What Makes Beer Vegan? or Not Vegan?

Sometimes animal products pop up in the strangest places. Beer being one of them. The ingredients listed below are commonly used to treat beer during the brewing process. We go into detail below, and tried to keep it fairly simple without going neck-deep in the brewing process.

Before the internet it would have been extremely difficult to find which beers are vegan and which are not. Luckily there are many sites that pool info from their users to compile fairly complete lists of vegan options. The most thorough is Check it out and see if your favorite brew is on there!

-Isinglass is used as to stabilize the foam or head and clarify beer. It comes from the swimbladders of fish (usually sturgeon) that are harvested for food. Collagen is the active ingredient that is gained from the bladders. This is more common in European beers than American brews (Guiness and Kronenbourg both use isinglass). Luckily the fish aren't caught just for their bladders!

-Gelatin as you probably know is a vegan no-no. It's made by extracting the collagen from the hides and bones of farm animals. The collagen does the same thing in beer that isinglass does, stabilize and clarify.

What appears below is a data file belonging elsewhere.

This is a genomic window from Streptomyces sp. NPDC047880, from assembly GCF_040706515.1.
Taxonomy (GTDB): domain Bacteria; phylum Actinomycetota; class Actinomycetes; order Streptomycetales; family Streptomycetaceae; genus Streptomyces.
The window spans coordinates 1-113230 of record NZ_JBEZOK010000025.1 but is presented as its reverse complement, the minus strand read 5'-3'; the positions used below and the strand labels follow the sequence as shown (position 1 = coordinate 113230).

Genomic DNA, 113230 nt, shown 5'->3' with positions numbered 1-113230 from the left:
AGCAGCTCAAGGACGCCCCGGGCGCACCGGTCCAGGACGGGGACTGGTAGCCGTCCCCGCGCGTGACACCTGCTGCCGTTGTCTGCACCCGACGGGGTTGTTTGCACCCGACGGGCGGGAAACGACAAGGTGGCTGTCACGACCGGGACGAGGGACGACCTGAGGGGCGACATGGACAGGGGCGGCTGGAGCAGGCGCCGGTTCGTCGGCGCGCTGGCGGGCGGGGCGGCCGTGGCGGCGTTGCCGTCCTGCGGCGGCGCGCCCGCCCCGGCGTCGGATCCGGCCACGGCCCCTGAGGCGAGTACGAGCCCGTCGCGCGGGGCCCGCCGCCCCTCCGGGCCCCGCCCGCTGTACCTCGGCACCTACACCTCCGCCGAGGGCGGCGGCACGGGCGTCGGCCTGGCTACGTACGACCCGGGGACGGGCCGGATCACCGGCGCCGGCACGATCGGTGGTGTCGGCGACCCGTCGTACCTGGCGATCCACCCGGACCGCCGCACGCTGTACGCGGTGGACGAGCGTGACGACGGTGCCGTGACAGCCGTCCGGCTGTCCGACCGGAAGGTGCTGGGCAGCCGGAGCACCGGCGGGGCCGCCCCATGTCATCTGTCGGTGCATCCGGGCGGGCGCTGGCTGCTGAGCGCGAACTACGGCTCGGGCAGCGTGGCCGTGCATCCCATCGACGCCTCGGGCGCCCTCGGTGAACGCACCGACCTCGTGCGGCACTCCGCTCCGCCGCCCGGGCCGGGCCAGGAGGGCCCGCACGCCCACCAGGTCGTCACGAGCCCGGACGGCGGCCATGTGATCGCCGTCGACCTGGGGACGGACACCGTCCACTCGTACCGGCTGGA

-Bone char is used to filter beer. Char is exactly what it sounds like, burnt bones. The process runs the beer through a bone char filter to remove impurities. This is the same process that makes processed sugar not vegan, but the sugar is heated to the point of it being liquid.

-Honey is sometimes used as a sweetener for beer. Who wants sweet beer?

Keeping these ingredients in mind, it isn't very common for beer to have an ingredient list on the bottle. Do your research before you tie one on and you'll only wake up with a hangover.

Lagunitas is a beer company that prints their ingredients on the label, "12 fluid ounces of malt, hops, yeast and water." And it's my favorite!

Cheers! Stay Vegan!

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